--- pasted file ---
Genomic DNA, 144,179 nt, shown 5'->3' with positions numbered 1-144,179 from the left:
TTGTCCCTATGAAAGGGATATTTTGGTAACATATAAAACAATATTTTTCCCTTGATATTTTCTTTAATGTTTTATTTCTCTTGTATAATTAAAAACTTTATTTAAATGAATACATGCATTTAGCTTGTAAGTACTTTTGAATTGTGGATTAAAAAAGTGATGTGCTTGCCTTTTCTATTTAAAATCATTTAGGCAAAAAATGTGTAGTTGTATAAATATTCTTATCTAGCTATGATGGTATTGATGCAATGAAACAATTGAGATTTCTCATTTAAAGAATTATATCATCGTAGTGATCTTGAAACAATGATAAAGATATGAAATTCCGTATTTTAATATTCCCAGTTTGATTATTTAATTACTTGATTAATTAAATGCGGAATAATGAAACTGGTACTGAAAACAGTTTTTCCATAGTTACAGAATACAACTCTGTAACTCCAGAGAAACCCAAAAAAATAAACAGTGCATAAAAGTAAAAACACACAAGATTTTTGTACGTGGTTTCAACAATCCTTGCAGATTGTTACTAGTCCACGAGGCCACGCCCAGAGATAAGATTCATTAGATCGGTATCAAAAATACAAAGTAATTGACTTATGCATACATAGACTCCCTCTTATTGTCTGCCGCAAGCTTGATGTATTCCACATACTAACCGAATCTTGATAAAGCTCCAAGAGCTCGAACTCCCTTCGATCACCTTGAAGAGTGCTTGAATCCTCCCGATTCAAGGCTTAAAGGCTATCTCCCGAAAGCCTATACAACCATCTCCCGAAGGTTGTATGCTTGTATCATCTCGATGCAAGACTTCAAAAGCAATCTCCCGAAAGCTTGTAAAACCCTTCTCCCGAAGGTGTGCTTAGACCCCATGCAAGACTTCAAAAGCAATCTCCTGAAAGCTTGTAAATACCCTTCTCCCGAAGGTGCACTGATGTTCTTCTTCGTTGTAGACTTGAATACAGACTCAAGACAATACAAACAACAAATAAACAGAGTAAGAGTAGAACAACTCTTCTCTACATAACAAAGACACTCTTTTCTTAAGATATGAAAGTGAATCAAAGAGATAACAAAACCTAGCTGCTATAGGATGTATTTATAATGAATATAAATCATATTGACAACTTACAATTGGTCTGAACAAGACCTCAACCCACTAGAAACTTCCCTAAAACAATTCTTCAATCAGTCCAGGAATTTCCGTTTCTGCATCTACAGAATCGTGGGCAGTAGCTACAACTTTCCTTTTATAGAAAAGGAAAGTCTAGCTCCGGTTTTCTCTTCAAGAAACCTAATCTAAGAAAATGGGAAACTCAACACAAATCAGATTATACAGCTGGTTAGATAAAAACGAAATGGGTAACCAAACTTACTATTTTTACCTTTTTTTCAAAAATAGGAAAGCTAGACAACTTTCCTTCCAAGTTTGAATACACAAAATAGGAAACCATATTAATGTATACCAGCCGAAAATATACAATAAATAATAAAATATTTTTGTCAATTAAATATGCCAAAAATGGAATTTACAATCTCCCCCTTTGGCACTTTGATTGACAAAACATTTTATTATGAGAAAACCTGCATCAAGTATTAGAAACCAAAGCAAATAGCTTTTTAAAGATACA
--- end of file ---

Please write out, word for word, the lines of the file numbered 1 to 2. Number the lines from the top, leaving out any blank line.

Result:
Genomic DNA, 144,179 nt, shown 5'->3' with positions numbered 1-144,179 from the left:
TTGTCCCTATGAAAGGGATATTTTGGTAACATATAAAACAATATTTTTCCCTTGATATTTTCTTTAATGTTTTATTTCTCTTGTATAATTAAAAACTTTATTTAAATGAATACATGCATTTAGCTTGTAAGTACTTTTGAATTGTGGATTAAAAAAGTGATGTGCTTGCCTTTTCTATTTAAAATCATTTAGGCAAAAAATGTGTAGTTGTATAAATATTCTTATCTAGCTATGATGGTATTGATGCAATGAAACAATTGAGATTTCTCATTTAAAGAATTATATCATCGTAGTGATCTTGAAACAATGATAAAGATATGAAATTCCGTATTTTAATATTCCCAGTTTGATTATTTAATTACTTGATTAATTAAATGCGGAATAATGAAACTGGTACTGAAAACAGTTTTTCCATAGTTACAGAATACAACTCTGTAACTCCAGAGAAACCCAAAAAAATAAACAGTGCATAAAAGTAAAAACACACAAGATTTTTGTACGTGGTTTCAACAATCCTTGCAGATTGTTACTAGTCCACGAGGCCACGCCCAGAGATAAGATTCATTAGATCGGTATCAAAAATACAAAGTAATTGACTTATGCATACATAGACTCCCTCTTATTGTCTGCCGCAAGCTTGATGTATTCCACATACTAACCGAATCTTGATAAAGCTCCAAGAGCTCGAACTCCCTTCGATCACCTTGAAGAGTGCTTGAATCCTCCCGATTCAAGGCTTAAAGGCTATCTCCCGAAAGCCTATACAACCATCTCCCGAAGGTTGTATGCTTGTATCATCTCGATGCAAGACTTCAAAAGCAATCTCCCGAAAGCTTGTAAAACCCTTCTCCCGAAGGTGTGCTTAGACCCCATGCAAGACTTCAAAAGCAATCTCCTGAAAGCTTGTAAATACCCTTCTCCCGAAGGTGCACTGATGTTCTTCTTCGTTGTAGACTTGAATACAGACTCAAGACAATACAAACAACAAATAAACAGAGTAAGAGTAGAACAACTCTTCTCTACATAACAAAGACACTCTTTTCTTAAGATATGAAAGTGAATCAAAGAGATAACAAAACCTAGCTGCTATAGGATGTATTTATAATGAATATAAATCATATTGACAACTTACAATTGGTCTGAACAAGACCTCAACCCACTAGAAACTTCCCTAAAACAATTCTTCAATCAGTCCAGGAATTTCCGTTTCTGCATCTACAGAATCGTGGGCAGTAGCTACAACTTTCCTTTTATAGAAAAGGAAAGTCTAGCTCCGGTTTTCTCTTCAAGAAACCTAATCTAAGAAAATGGGAAACTCAACACAAATCAGATTATACAGCTGGTTAGATAAAAACGAAATGGGTAACCAAACTTACTATTTTTACCTTTTTTTCAAAAATAGGAAAGCTAGACAACTTTCCTTCCAAGTTTGAATACACAAAATAGGAAACCATATTAATGTATACCAGCCGAAAATATACAATAAATAATAAAATATTTTTGTCAATTAAATATGCCAAAAATGGAATTTACAATCTCCCCCTTTGGCACTTTGATTGACAAAACATTTTATTATGAGAAAACCTGCATCAAGTATTAGAAACCAAAGCAAATAGCTTTTTAAAGATACA